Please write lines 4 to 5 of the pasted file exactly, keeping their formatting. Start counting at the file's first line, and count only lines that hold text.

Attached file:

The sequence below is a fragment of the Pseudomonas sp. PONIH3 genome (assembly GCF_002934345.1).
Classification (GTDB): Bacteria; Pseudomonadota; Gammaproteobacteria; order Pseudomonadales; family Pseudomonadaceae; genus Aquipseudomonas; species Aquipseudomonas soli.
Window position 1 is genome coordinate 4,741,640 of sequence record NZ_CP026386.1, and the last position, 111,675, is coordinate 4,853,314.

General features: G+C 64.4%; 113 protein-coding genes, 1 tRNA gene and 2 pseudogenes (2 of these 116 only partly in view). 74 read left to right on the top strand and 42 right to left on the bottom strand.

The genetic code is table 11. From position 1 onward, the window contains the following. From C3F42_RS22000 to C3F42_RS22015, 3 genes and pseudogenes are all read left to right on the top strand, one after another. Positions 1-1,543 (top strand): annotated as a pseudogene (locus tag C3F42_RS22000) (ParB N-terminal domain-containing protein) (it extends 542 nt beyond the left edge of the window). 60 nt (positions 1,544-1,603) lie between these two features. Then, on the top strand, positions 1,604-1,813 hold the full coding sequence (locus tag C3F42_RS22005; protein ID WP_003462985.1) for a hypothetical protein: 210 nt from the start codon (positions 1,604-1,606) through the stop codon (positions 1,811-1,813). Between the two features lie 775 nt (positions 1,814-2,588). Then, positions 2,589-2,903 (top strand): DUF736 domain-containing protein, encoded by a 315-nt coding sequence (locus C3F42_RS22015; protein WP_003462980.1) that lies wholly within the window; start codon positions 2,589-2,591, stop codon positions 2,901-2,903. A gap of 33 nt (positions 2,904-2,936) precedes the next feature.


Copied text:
General features: G+C 64.4%; 113 protein-coding genes, 1 tRNA gene and 2 pseudogenes (2 of these 116 only partly in view). 74 read left to right on the top strand and 42 right to left on the bottom strand.

The genetic code is table 11. From position 1 onward, the window contains the following. From C3F42_RS22000 to C3F42_RS22015, 3 genes and pseudogenes are all read left to right on the top strand, one after another. Positions 1-1,543 (top strand): annotated as a pseudogene (locus tag C3F42_RS22000) (ParB N-terminal domain-containing protein) (it extends 542 nt beyond the left edge of the window). 60 nt (positions 1,544-1,603) lie between these two features. Then, on the top strand, positions 1,604-1,813 hold the full coding sequence (locus tag C3F42_RS22005; protein ID WP_003462985.1) for a hypothetical protein: 210 nt from the start codon (positions 1,604-1,606) through the stop codon (positions 1,811-1,813). Between the two features lie 775 nt (positions 1,814-2,588). Then, positions 2,589-2,903 (top strand): DUF736 domain-containing protein, encoded by a 315-nt coding sequence (locus C3F42_RS22015; protein WP_003462980.1) that lies wholly within the window; start codon positions 2,589-2,591, stop codon positions 2,901-2,903. A gap of 33 nt (positions 2,904-2,936) precedes the next feature.